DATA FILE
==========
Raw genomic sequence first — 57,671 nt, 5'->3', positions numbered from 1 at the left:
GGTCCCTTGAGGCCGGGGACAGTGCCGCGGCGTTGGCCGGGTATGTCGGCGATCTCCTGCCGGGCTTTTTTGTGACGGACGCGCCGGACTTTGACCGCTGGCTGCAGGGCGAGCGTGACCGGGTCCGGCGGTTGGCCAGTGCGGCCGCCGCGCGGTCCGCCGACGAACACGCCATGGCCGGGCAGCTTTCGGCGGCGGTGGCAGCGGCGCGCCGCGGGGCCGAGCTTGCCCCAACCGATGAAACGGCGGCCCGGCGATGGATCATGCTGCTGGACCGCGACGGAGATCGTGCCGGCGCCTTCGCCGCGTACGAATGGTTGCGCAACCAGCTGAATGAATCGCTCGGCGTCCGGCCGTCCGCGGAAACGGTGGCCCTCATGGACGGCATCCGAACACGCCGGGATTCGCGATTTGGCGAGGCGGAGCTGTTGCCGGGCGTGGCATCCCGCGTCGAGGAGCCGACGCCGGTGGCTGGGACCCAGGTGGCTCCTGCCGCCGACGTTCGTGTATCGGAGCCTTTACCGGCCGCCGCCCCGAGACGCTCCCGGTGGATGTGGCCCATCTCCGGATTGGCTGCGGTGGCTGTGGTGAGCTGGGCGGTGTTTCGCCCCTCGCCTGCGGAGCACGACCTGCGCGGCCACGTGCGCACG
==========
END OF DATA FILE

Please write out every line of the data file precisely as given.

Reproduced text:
Raw genomic sequence first — 57,671 nt, 5'->3', positions numbered from 1 at the left:
GGTCCCTTGAGGCCGGGGACAGTGCCGCGGCGTTGGCCGGGTATGTCGGCGATCTCCTGCCGGGCTTTTTTGTGACGGACGCGCCGGACTTTGACCGCTGGCTGCAGGGCGAGCGTGACCGGGTCCGGCGGTTGGCCAGTGCGGCCGCCGCGCGGTCCGCCGACGAACACGCCATGGCCGGGCAGCTTTCGGCGGCGGTGGCAGCGGCGCGCCGCGGGGCCGAGCTTGCCCCAACCGATGAAACGGCGGCCCGGCGATGGATCATGCTGCTGGACCGCGACGGAGATCGTGCCGGCGCCTTCGCCGCGTACGAATGGTTGCGCAACCAGCTGAATGAATCGCTCGGCGTCCGGCCGTCCGCGGAAACGGTGGCCCTCATGGACGGCATCCGAACACGCCGGGATTCGCGATTTGGCGAGGCGGAGCTGTTGCCGGGCGTGGCATCCCGCGTCGAGGAGCCGACGCCGGTGGCTGGGACCCAGGTGGCTCCTGCCGCCGACGTTCGTGTATCGGAGCCTTTACCGGCCGCCGCCCCGAGACGCTCCCGGTGGATGTGGCCCATCTCCGGATTGGCTGCGGTGGCTGTGGTGAGCTGGGCGGTGTTTCGCCCCTCGCCTGCGGAGCACGACCTGCGCGGCCACGTGCGCACG